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ISSAQUAH LAW GROUP   PERSONAL INJURY LITIGATION LAWYERS

Issaquah Law Group - Injury Litigation Attorneys

TRUST: Personal injuries are personal. Which is why the attorneys at ILG treat every client and every case differently. Because they are different, and extremely personal. ILG was founded on the principle that strong client relationships are the key to successful legal representation and strong relationships are built on trust. Trust that you will be heard. Trust that you will be protected. Trust that every effort will be made to see justice done in your case. The singular goal of every ILG attorney is to earn and preserve that trust.

EXPERIENCE: ILG attorneys have a broad base of litigation experience to draw on in all Federal and State courts from on-the-ground investigations to Supreme Court appeals and we bring this experience to bear on behalf of our clients in personal injury and wrongful death claims arising out of motor vehicle accidents, bus versus pedestrian accidents, defective and dangerous products, medical malpractice, slip/trip and fall accidents, and catastrophic losses due to fire.

LOCATION: We are located on the Eastside in Issaquah, convenient to Bellevue, Redmond, Kirkland, Renton, Sammamish and North Bend. However, we provide legal services in King County, Pierce County, Snohomish County and throughout the entire state of Washington.

In addition, through The Amateur Law Professor Blog and LinkedIn postings, we share pertinent opinions and decisions of the Washington State Supreme Court, as well as the pertinent opinions and decisions of the Washington State Courts of Appeal so that our clients can be as update to date on cutting legal issues as we are.

Washington Supreme Court: Drug Court Evidentiary Stipulations Hold Up

Drum wanted to go to drug court. To get there, he had to stipulate to all of the evidentiary issues. It took 42 days to get him a bed in rehab, and he decided he just wanted to get it over with, and opt out of the program. The trial court wouldn't let him argue the evidentiary issues.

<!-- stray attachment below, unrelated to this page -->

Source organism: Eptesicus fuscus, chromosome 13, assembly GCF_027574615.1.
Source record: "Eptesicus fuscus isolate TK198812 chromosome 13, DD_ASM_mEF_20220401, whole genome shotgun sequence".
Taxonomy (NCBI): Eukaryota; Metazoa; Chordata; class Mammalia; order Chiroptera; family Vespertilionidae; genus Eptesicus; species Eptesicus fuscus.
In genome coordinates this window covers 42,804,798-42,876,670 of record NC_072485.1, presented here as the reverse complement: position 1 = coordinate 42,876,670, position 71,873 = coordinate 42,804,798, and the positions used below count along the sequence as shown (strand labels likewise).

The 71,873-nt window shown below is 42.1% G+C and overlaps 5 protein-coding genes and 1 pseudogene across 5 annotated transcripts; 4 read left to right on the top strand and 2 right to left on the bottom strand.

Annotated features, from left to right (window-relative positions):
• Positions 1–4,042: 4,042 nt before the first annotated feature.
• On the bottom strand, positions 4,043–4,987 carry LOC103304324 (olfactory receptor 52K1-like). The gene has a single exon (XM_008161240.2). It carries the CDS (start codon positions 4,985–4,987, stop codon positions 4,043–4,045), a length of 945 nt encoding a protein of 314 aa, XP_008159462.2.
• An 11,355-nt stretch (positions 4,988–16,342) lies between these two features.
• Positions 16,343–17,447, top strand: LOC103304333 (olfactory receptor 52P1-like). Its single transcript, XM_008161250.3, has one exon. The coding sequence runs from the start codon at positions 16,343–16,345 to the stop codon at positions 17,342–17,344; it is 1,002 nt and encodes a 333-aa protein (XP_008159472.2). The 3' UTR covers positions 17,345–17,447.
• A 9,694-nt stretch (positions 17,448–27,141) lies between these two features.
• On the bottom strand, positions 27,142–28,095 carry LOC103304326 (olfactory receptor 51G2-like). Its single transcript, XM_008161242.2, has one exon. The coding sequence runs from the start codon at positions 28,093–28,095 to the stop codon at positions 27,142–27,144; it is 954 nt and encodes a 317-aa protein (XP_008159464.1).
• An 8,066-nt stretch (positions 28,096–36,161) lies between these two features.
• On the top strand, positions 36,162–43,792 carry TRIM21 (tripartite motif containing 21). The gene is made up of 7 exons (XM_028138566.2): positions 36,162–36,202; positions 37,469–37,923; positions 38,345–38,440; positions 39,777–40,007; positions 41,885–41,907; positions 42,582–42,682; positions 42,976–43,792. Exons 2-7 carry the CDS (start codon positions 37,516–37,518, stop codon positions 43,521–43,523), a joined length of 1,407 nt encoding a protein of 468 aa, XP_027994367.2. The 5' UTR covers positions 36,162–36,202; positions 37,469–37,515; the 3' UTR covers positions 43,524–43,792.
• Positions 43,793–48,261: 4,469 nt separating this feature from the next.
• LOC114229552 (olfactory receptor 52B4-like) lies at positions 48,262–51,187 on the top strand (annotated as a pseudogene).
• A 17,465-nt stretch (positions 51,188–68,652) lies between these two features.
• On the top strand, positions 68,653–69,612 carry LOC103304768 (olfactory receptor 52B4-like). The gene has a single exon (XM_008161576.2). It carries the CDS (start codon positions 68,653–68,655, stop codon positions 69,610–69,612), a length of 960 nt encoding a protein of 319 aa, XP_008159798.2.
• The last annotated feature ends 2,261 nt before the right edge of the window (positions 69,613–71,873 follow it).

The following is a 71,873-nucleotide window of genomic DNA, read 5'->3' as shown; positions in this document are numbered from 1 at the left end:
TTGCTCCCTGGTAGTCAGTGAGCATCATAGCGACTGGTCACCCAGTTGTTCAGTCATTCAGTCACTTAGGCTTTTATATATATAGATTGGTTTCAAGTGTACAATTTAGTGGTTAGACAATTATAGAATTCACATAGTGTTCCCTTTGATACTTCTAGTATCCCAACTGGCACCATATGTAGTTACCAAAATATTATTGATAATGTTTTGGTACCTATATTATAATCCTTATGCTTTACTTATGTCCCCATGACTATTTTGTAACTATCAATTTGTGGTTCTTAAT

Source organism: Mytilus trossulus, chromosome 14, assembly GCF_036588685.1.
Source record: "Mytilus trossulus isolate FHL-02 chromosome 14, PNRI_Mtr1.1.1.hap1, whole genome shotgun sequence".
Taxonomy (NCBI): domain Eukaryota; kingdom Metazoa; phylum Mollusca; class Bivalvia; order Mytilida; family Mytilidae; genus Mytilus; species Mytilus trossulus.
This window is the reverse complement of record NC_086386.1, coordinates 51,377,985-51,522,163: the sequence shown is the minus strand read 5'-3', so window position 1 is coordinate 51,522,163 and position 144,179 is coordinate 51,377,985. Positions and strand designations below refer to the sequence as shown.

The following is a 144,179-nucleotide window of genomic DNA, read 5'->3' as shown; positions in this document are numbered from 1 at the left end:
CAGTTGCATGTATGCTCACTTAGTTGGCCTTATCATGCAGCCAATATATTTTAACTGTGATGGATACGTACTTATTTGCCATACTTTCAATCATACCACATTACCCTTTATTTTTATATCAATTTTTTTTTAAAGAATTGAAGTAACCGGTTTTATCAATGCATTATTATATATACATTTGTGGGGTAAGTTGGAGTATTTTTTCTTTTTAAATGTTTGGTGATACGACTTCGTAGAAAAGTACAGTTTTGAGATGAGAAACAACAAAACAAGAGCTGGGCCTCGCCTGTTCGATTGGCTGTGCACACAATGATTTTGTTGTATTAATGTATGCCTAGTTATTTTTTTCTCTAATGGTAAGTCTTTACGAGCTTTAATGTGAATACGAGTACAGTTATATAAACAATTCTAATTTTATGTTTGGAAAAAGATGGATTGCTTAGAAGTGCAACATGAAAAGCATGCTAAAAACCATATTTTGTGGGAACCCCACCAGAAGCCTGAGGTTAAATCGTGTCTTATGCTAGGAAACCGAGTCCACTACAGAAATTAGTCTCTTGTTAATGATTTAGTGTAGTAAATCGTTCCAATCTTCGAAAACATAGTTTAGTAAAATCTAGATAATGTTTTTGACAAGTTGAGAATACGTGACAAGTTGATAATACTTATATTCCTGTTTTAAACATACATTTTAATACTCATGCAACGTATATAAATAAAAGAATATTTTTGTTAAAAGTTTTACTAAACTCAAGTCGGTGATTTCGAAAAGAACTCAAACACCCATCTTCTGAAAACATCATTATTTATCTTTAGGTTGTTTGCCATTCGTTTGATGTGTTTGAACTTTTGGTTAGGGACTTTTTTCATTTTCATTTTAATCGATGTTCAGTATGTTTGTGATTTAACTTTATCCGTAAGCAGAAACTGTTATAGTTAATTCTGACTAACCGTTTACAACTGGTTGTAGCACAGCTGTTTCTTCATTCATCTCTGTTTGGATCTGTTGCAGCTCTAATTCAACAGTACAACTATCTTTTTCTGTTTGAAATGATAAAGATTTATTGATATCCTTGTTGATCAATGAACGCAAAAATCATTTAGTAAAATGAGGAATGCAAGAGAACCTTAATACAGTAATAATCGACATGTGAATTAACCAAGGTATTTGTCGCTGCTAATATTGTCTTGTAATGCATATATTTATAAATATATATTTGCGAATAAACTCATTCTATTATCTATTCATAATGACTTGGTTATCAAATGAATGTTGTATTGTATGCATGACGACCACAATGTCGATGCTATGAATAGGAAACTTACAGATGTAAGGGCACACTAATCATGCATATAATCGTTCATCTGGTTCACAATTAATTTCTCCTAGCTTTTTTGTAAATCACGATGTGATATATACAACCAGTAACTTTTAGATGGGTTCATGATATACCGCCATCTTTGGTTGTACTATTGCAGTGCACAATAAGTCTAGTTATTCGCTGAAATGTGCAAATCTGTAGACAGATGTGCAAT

The court of appeals held that the stipulation essentially waived a right to be found guilty beyond a reasonable doubt because the contract said that Drum was admitting the sufficiency of the evidence for conviction. However, sufficient to convict is a much lower burden than reasonable doubt:

We are troubled by the Court of Appeals' suggestion that a drug court contract clause stipulating to the sufficiency of the evidence results in the defendant waiving his right to a determination of guilt beyond a reasonable doubt. Such a clause would have no place in a drug court contract, and the Court of Appeals erred in reading the clause in Drum's Contract so broadly. Instead, the trial court correctly interpreted the Contract to provide that the defendant stipulates to a set of facts and, based on these facts, there is sufficient evidence to establish guilt. By entering a drug court contract, a defendant is not giving up his right to an independent finding of guilt beyond a reasonable doubt. A trial court still has the authority to find the defendant not guilty if it determines that the stipulated evidence does not establish all elements of the crime beyond a reasonable doubt.

However, the trial court here did make a finding based on the evidence, and that evidence was sufficient per the supreme court.

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